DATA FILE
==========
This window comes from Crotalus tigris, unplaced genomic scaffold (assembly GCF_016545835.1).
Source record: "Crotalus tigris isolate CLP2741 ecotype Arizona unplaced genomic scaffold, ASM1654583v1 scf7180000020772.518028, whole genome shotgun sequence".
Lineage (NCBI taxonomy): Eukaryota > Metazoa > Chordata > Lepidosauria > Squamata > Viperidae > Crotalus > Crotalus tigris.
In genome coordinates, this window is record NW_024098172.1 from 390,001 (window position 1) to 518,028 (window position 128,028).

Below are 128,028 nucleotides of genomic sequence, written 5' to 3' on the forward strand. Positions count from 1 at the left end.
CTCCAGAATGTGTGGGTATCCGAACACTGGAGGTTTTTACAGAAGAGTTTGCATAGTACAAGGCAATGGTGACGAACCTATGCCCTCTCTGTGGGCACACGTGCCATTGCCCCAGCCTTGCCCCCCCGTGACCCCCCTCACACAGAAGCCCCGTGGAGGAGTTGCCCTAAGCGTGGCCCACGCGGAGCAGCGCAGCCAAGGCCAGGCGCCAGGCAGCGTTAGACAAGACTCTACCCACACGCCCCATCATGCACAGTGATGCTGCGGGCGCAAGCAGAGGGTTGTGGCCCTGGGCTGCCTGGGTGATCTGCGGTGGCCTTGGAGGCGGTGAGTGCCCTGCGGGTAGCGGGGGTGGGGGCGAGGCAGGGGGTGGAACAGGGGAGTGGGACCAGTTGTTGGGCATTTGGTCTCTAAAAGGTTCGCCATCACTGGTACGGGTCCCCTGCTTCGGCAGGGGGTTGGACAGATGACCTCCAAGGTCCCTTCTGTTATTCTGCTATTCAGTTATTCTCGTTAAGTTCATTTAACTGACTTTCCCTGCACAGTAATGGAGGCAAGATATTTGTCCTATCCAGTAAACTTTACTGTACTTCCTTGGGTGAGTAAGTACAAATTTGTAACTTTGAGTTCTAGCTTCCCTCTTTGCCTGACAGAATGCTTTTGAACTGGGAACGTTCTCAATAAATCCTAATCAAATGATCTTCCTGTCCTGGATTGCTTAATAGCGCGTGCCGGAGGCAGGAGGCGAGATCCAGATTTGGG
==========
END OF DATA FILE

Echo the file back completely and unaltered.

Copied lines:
This window comes from Crotalus tigris, unplaced genomic scaffold (assembly GCF_016545835.1).
Source record: "Crotalus tigris isolate CLP2741 ecotype Arizona unplaced genomic scaffold, ASM1654583v1 scf7180000020772.518028, whole genome shotgun sequence".
Lineage (NCBI taxonomy): Eukaryota > Metazoa > Chordata > Lepidosauria > Squamata > Viperidae > Crotalus > Crotalus tigris.
In genome coordinates, this window is record NW_024098172.1 from 390,001 (window position 1) to 518,028 (window position 128,028).

Below are 128,028 nucleotides of genomic sequence, written 5' to 3' on the forward strand. Positions count from 1 at the left end.
CTCCAGAATGTGTGGGTATCCGAACACTGGAGGTTTTTACAGAAGAGTTTGCATAGTACAAGGCAATGGTGACGAACCTATGCCCTCTCTGTGGGCACACGTGCCATTGCCCCAGCCTTGCCCCCCCGTGACCCCCCTCACACAGAAGCCCCGTGGAGGAGTTGCCCTAAGCGTGGCCCACGCGGAGCAGCGCAGCCAAGGCCAGGCGCCAGGCAGCGTTAGACAAGACTCTACCCACACGCCCCATCATGCACAGTGATGCTGCGGGCGCAAGCAGAGGGTTGTGGCCCTGGGCTGCCTGGGTGATCTGCGGTGGCCTTGGAGGCGGTGAGTGCCCTGCGGGTAGCGGGGGTGGGGGCGAGGCAGGGGGTGGAACAGGGGAGTGGGACCAGTTGTTGGGCATTTGGTCTCTAAAAGGTTCGCCATCACTGGTACGGGTCCCCTGCTTCGGCAGGGGGTTGGACAGATGACCTCCAAGGTCCCTTCTGTTATTCTGCTATTCAGTTATTCTCGTTAAGTTCATTTAACTGACTTTCCCTGCACAGTAATGGAGGCAAGATATTTGTCCTATCCAGTAAACTTTACTGTACTTCCTTGGGTGAGTAAGTACAAATTTGTAACTTTGAGTTCTAGCTTCCCTCTTTGCCTGACAGAATGCTTTTGAACTGGGAACGTTCTCAATAAATCCTAATCAAATGATCTTCCTGTCCTGGATTGCTTAATAGCGCGTGCCGGAGGCAGGAGGCGAGATCCAGATTTGGG